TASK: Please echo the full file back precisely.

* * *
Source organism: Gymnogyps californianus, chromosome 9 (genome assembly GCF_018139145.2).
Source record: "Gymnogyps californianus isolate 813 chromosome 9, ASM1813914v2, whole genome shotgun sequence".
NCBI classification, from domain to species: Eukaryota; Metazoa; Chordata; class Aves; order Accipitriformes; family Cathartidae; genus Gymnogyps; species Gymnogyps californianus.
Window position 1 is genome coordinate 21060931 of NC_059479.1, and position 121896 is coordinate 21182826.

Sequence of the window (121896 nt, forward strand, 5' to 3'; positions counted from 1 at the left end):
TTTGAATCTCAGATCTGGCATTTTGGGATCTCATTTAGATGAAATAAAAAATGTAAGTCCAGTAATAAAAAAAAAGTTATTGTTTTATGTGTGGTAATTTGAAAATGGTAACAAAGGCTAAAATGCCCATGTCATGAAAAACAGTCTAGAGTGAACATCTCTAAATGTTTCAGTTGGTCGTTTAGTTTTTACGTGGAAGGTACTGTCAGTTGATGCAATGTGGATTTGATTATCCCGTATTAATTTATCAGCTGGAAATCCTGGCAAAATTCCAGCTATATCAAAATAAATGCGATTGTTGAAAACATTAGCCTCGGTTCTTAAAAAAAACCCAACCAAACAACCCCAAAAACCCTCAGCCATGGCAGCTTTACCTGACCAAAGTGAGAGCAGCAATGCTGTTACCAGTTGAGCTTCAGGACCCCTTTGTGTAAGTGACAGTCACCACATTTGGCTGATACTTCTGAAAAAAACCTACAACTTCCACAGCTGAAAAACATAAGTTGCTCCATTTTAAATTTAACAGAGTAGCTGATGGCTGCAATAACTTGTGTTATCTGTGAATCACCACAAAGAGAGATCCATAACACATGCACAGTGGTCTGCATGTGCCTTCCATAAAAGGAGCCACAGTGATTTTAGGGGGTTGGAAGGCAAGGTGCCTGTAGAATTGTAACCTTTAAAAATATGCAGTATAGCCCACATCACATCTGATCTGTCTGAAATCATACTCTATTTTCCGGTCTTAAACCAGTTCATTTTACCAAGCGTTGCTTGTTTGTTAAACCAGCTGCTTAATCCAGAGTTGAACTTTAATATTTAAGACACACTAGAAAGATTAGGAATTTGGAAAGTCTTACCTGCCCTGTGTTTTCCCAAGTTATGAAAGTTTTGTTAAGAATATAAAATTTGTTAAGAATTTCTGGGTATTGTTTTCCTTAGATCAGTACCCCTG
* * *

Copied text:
Source organism: Gymnogyps californianus, chromosome 9 (genome assembly GCF_018139145.2).
Source record: "Gymnogyps californianus isolate 813 chromosome 9, ASM1813914v2, whole genome shotgun sequence".
NCBI classification, from domain to species: Eukaryota; Metazoa; Chordata; class Aves; order Accipitriformes; family Cathartidae; genus Gymnogyps; species Gymnogyps californianus.
Window position 1 is genome coordinate 21060931 of NC_059479.1, and position 121896 is coordinate 21182826.

Sequence of the window (121896 nt, forward strand, 5' to 3'; positions counted from 1 at the left end):
TTTGAATCTCAGATCTGGCATTTTGGGATCTCATTTAGATGAAATAAAAAATGTAAGTCCAGTAATAAAAAAAAAGTTATTGTTTTATGTGTGGTAATTTGAAAATGGTAACAAAGGCTAAAATGCCCATGTCATGAAAAACAGTCTAGAGTGAACATCTCTAAATGTTTCAGTTGGTCGTTTAGTTTTTACGTGGAAGGTACTGTCAGTTGATGCAATGTGGATTTGATTATCCCGTATTAATTTATCAGCTGGAAATCCTGGCAAAATTCCAGCTATATCAAAATAAATGCGATTGTTGAAAACATTAGCCTCGGTTCTTAAAAAAAACCCAACCAAACAACCCCAAAAACCCTCAGCCATGGCAGCTTTACCTGACCAAAGTGAGAGCAGCAATGCTGTTACCAGTTGAGCTTCAGGACCCCTTTGTGTAAGTGACAGTCACCACATTTGGCTGATACTTCTGAAAAAAACCTACAACTTCCACAGCTGAAAAACATAAGTTGCTCCATTTTAAATTTAACAGAGTAGCTGATGGCTGCAATAACTTGTGTTATCTGTGAATCACCACAAAGAGAGATCCATAACACATGCACAGTGGTCTGCATGTGCCTTCCATAAAAGGAGCCACAGTGATTTTAGGGGGTTGGAAGGCAAGGTGCCTGTAGAATTGTAACCTTTAAAAATATGCAGTATAGCCCACATCACATCTGATCTGTCTGAAATCATACTCTATTTTCCGGTCTTAAACCAGTTCATTTTACCAAGCGTTGCTTGTTTGTTAAACCAGCTGCTTAATCCAGAGTTGAACTTTAATATTTAAGACACACTAGAAAGATTAGGAATTTGGAAAGTCTTACCTGCCCTGTGTTTTCCCAAGTTATGAAAGTTTTGTTAAGAATATAAAATTTGTTAAGAATTTCTGGGTATTGTTTTCCTTAGATCAGTACCCCTG